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Uno and Fog: The Black Death

May 27, 2019

“My mother was The Black Death.”  I am still processing this revelation.  The Black Death was an assassin, a terrorist by all accounts, with an extremely high body count.  There was very little footage of her, and she wasn’t showy like some supervillains.  If you saw her it meant someone was about to die or had already died, not that she left very many witnesses.

She was quick at it, but the ways people died varied greatly.  There were disagreements and theories on the internet about most of her abilities, the most common one was that she was capable of mind control which explained the ease with which she killed and eluded capture.

“Hmm.  It could be a set up.”  The Fog suggests, “someone wanted us to find this.”

“Maybe,” I concede, but there are somethings that you realize the truth of the moment you see one piece of evidence,  “but The Black Death disappeared when my mother left, or pretty close to it.”

“A coincidence.”

I almost laugh,  “you don’t believe in those.” Then I think about it, the reason I couldn’t find my mother was almost certainly because she was dead.  There were theories about her disappearance and why, most believe she had died, some thought she was in witness protection, others that she was in some black site prison, or being used in experiments.

Someone like her didn’t just disappear, something happened to her.  Which led to more questions which I didn’t have answers.

“Well, she could fly.”  And I can’t which didn’t mean anything, even if he was implying that it did.  My father had never exhibited any kind of special abilities which had made me suspect I had gotten them from my mother, but the heritability of endowments was peculiar.

Sometimes it skipped a generation or two, sometimes it lay dormant until a trigger set it off, sometimes an individual’s descendants would have wildly varying abilities with some having none or only a little, while others were as powerful or even more powerful then any before them.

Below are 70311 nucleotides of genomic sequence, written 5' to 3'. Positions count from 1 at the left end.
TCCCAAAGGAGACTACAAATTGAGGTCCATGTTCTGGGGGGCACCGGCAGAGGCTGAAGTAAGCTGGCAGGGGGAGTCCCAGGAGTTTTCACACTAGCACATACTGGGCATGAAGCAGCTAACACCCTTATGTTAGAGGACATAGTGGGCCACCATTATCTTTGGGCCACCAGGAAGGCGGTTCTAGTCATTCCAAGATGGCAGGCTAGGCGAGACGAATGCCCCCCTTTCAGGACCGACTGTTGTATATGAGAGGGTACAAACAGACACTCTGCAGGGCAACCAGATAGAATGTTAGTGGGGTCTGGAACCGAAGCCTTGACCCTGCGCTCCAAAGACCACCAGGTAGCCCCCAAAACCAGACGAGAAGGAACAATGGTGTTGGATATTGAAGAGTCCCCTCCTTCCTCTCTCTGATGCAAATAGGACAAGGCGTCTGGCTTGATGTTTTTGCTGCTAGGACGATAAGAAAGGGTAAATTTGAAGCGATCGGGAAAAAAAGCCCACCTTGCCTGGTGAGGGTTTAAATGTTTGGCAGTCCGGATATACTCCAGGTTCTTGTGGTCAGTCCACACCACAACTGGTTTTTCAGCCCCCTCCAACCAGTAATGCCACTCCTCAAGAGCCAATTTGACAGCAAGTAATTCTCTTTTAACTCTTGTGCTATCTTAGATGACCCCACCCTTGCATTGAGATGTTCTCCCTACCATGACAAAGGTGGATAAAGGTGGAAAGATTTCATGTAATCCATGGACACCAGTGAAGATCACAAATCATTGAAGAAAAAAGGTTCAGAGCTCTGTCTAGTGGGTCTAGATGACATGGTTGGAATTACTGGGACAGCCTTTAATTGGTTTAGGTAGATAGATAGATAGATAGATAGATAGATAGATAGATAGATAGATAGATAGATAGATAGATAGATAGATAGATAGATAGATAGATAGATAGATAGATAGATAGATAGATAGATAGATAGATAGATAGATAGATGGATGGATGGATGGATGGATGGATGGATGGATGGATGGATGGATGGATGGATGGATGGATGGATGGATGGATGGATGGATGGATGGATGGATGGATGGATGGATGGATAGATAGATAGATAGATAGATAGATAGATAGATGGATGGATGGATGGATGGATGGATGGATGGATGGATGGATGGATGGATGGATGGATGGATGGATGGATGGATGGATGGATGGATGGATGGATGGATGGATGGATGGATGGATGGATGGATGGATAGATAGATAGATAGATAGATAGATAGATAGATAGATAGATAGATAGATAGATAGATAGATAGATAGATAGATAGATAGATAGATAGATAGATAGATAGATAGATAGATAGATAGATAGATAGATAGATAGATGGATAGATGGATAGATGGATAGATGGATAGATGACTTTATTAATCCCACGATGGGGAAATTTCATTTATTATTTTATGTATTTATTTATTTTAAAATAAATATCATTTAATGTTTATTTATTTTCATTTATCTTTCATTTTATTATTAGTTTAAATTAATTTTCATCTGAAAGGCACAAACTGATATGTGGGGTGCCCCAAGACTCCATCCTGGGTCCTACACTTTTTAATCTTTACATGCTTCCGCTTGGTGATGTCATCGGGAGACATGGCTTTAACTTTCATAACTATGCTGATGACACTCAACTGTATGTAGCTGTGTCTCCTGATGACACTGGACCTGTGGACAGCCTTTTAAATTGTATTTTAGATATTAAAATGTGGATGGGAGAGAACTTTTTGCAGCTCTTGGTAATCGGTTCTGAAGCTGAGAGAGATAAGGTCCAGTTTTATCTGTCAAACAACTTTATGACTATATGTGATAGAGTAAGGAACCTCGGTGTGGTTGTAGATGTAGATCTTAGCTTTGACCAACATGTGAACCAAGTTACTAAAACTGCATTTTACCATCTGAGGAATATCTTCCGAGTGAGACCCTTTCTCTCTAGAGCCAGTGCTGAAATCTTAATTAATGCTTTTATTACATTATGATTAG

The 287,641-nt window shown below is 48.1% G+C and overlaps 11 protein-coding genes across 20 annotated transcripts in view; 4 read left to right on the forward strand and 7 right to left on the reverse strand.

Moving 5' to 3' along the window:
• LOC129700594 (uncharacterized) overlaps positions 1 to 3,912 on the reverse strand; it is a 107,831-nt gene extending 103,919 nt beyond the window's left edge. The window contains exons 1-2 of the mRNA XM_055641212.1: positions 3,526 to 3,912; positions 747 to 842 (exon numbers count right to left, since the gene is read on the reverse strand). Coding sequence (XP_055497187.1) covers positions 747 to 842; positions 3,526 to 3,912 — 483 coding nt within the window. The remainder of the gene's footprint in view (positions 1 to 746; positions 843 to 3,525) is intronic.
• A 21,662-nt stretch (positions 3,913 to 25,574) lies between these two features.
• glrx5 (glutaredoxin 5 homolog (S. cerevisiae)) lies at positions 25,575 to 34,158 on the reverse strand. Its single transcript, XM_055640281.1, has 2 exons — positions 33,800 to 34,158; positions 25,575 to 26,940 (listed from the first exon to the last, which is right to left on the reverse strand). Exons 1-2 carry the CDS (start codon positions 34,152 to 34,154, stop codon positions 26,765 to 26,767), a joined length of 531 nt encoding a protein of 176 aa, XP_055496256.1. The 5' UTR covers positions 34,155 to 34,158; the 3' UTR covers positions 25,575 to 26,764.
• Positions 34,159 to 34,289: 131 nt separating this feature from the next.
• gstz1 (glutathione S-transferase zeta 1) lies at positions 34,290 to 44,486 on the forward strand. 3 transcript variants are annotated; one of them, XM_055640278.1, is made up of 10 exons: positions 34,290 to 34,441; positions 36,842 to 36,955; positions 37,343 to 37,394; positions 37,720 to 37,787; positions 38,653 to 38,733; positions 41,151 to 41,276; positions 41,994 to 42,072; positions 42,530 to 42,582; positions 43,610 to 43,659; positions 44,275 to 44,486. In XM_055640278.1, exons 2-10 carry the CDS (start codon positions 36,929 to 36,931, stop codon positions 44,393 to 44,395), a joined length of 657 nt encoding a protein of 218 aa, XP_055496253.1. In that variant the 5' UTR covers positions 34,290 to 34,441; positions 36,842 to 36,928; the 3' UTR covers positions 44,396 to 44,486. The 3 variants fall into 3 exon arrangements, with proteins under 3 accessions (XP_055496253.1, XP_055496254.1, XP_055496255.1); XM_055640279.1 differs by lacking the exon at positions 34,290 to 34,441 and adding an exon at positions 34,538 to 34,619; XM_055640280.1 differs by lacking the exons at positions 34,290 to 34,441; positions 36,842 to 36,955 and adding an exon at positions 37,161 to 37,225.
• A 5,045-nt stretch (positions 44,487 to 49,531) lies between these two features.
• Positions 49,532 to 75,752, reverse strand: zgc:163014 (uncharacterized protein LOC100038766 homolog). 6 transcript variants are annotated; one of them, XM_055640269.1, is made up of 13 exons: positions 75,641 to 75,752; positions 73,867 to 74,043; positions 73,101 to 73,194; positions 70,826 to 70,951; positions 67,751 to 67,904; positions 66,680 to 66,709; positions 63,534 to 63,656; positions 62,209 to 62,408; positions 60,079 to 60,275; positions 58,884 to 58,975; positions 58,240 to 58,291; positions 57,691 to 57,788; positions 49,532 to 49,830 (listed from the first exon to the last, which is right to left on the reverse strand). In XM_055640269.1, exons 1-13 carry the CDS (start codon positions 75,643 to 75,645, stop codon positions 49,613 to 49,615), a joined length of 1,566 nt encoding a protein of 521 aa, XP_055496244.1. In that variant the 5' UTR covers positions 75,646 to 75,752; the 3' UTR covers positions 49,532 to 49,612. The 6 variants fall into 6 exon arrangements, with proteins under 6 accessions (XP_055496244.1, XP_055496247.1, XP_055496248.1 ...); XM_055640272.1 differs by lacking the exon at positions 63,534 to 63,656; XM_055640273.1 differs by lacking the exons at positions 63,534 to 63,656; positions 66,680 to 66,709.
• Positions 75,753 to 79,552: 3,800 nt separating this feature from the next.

The Fog searches the cabinet, but there isn’t anything else.  Nothing in the clothes either.  I watch him, reluctant to touch anything.  “We should take it with us, there might be something about it we’re missing.”

I don’t want to do that, but I nod in agreement.  The Fog takes the outfit down and carefully folds it up before he shuts that back of the armoire.

We head back through the warehouse to the side entrance.  Neither of us speak as we walk.  I wonder if my father knows, I wonder if my mother actually loved him or was using him for some end.  The thought occurs to me that I might have it backward, that he might have been using her.  My father, who has always been almost obsessed with doing the right thing in business, honoring your word, making things right, but I wondered if it was merely for image and public relations.

It would make perfect sense to have maintain a public image, while your assassin wife takes care of your problems.

“Are you alright?”

“Yes,” but am I?  I don’t know how I would even bring this up with my father.  Hey dad, did you know mom was a ruthless supervillain?   Did you use her to bump off your rivals and competitors?

As we get to the door, I can sense people waiting outside for us.  “We have company.”

“How many?”

“Three.”

“Anyone else around?”

I feel out as far as I can for the electrical discharges of nervous systems, I can faintly feel the security guards t the edges of the warehouse district.

“No.”

The Fog nods and drifts off to find another way out.

I step through the door, not sure what I’m walking into.

“Good evening, Mr. Norte.”  The man speaking is wearing an expensive grey suit, dark green tie.  His gloved hands are resting on a cane.  Behind him are two men in suits.  I’m not going to say they were ill fitting, but they were bulging with muscles on their muscles.

“Hello.” I watch him carefully, “what can I do for you?”

He smiles slightly, “Its more what I can do for you, Mr. Norte, or would you prefer Uno?”

 

 

 

 

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